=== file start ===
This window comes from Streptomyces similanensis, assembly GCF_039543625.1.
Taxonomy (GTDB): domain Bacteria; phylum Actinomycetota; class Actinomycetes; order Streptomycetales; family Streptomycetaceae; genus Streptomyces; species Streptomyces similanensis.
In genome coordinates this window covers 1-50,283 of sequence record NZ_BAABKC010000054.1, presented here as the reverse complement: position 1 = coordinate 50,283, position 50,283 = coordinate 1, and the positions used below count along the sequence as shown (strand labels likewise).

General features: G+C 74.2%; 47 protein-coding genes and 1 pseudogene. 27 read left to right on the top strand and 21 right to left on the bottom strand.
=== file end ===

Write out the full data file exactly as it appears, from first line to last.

This window comes from Streptomyces similanensis, assembly GCF_039543625.1.
Taxonomy (GTDB): domain Bacteria; phylum Actinomycetota; class Actinomycetes; order Streptomycetales; family Streptomycetaceae; genus Streptomyces; species Streptomyces similanensis.
In genome coordinates this window covers 1-50,283 of sequence record NZ_BAABKC010000054.1, presented here as the reverse complement: position 1 = coordinate 50,283, position 50,283 = coordinate 1, and the positions used below count along the sequence as shown (strand labels likewise).

General features: G+C 74.2%; 47 protein-coding genes and 1 pseudogene. 27 read left to right on the top strand and 21 right to left on the bottom strand.